Having a complete picture and knowing the entire truth is imperative for a lawyer arguing a case in court. He/she should not only make arguments to build their case but also try to draw similarities with Historical Judgments Reports. This would make it much easier to convince the judge or the jury because usually, judgments on cases set a precedent for all succeeding cases.
Drawing parallels between cases is something almost every lawyer does, but then the research required for being able to draw parallels and come up with similar cases is a long and arduous journey. Most lawyers need to spend hours and days trying to find similar cases in the past where the verdict had gone in the direction that would be in their favor.
If a lawyer can prove without a doubt that the case he is arguing is very similar to a historic case, then the judge or the jury would be forced to give a similar ruling, unless the laws in context have themselves changed.
One of the benefits of digitizing court records would be the ease of getting documents and other requirements ready through the help of existing reports. Countries like India are taking to the digitization of cases so that less time is spent in creating copies of paperwork. This way cases can be tracked and solved faster.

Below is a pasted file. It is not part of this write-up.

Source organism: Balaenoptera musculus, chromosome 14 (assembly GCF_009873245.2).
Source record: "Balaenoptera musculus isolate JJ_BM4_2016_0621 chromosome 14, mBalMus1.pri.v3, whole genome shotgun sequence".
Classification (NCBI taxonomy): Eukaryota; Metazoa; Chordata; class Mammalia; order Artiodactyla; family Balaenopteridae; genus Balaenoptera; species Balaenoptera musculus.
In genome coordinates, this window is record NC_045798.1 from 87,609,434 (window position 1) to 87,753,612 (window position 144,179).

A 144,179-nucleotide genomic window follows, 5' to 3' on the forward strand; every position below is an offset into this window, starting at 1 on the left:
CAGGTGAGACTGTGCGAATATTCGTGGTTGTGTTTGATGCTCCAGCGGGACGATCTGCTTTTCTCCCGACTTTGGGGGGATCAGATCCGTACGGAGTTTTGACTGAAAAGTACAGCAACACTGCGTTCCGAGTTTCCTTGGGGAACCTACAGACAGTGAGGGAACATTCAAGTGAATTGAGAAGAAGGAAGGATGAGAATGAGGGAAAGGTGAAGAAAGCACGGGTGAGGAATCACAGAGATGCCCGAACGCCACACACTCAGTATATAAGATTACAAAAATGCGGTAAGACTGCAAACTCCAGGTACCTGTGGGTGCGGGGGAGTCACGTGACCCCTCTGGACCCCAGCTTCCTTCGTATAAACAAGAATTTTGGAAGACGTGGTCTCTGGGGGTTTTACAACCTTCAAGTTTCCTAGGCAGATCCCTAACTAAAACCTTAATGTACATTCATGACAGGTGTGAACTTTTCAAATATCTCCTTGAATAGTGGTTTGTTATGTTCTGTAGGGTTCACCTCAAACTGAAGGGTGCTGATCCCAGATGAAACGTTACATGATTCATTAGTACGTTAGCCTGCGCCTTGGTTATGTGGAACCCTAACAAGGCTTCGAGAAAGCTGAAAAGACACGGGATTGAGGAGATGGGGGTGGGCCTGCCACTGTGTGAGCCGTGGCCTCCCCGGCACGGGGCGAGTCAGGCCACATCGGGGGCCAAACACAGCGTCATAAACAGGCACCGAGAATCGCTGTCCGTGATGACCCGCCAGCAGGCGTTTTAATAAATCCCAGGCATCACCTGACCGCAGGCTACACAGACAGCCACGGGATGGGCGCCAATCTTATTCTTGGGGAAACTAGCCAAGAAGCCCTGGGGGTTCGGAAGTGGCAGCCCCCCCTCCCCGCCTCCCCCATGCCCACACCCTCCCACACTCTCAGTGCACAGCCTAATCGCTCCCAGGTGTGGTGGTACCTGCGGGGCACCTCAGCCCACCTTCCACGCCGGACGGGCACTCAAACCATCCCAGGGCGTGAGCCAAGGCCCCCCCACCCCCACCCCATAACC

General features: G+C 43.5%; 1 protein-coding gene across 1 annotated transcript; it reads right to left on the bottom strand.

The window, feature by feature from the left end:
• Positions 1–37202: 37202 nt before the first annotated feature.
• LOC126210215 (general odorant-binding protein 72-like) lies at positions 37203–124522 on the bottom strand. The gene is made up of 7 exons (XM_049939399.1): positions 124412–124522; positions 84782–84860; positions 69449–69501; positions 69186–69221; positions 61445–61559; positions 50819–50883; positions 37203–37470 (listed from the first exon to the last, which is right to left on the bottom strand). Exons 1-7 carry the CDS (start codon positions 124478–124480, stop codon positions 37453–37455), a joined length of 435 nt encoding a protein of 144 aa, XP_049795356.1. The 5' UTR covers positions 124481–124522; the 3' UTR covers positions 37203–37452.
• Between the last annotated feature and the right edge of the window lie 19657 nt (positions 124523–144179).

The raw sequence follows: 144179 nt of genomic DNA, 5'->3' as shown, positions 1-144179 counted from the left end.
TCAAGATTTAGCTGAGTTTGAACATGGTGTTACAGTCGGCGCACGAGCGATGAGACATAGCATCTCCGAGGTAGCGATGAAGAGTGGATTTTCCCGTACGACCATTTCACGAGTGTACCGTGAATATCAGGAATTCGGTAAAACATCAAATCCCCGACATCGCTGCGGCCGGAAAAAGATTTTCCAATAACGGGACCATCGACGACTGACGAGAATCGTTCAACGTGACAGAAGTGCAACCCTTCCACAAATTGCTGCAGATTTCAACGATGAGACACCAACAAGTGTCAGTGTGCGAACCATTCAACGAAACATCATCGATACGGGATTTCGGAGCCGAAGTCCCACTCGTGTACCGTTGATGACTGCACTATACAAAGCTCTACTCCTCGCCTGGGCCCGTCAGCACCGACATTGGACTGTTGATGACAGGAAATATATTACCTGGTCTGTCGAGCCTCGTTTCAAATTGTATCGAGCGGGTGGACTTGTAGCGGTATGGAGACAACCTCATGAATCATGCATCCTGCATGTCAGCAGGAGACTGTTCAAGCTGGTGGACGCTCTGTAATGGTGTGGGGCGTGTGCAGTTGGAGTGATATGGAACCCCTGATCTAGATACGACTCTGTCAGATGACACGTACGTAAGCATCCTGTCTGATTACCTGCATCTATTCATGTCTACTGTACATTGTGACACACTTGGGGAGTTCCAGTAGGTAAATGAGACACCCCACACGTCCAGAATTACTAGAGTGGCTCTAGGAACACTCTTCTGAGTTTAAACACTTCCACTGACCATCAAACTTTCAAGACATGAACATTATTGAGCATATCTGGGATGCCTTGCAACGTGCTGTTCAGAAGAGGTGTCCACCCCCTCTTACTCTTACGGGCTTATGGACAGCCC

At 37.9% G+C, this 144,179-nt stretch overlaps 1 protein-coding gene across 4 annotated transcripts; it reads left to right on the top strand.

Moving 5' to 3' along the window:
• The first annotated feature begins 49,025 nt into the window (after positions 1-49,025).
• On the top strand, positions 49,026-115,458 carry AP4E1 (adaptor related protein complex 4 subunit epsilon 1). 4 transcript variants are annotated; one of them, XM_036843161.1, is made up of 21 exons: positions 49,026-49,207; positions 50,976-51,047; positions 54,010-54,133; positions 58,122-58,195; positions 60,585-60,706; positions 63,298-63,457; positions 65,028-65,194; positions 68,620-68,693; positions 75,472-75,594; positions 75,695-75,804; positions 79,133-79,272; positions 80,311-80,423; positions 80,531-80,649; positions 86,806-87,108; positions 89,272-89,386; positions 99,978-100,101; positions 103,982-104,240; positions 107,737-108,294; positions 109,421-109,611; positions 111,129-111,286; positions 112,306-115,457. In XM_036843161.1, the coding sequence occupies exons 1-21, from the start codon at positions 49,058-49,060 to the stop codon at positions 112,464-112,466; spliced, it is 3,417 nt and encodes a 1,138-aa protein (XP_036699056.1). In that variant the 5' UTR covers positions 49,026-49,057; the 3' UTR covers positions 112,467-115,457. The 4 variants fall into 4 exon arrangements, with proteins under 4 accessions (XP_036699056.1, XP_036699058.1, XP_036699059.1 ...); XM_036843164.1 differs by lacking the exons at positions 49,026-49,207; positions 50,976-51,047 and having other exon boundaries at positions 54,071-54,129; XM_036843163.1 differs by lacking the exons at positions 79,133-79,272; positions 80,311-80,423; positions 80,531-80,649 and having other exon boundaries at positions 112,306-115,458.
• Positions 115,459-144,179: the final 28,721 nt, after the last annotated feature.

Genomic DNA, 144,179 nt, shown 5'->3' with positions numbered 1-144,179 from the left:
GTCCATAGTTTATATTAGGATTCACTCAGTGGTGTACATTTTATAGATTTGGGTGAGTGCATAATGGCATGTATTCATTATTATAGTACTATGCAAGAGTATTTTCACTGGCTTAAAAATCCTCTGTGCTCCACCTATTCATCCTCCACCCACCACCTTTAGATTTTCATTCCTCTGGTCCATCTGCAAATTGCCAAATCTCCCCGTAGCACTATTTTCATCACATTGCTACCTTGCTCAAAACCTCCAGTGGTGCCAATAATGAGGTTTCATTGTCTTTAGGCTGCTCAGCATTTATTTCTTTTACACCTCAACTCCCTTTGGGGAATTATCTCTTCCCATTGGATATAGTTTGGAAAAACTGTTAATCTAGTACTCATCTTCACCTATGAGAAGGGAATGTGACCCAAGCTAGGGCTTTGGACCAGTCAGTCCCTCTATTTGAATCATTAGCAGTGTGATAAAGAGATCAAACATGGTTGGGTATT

Governments are driving digitization efforts
Digitization of court cases is being undertaken in many states and countries all over the world. Since law and order is a state subject in most democratic countries, states are slowly coming forward to build infrastructure to digitize court cases in their region. While the growth is slow and fragmented, the pace is steady and the day when almost all data related to historic cases will be available on the internet is not far off. Every country is starting their own websites to give a platform to all those who seek to gather knowledge of historic cases in their land. Below, we have provided links for some popular country-wise platforms containing historic court-cases data:
Governments all over the world have been trying to make different departments more efficient through digitization.
Types of data to collect from previous cases
When we talk about digitized records of court cases, we are not just talking about rulings, judgments, and sentencing. While the final verdict and the sentence are important, there are even more important data that can come handy. Arguments both for and against can help lawyers prepare for their case. The arguments in their favor can be used to build up their case while the arguments against can be used to prepare for similar questions and arguments.
One could also be ready for the paths which a case can take when going through several similar cases that have taken place earlier. Conviction statements from previous judgments can be used to demand a lighter or a heavier sentence. The type of questions asked to witnesses can help lawyers decide on their line of questioning.
Arguments can also be made for or against police action or inaction by drawing parallels with how the police handled similar cases.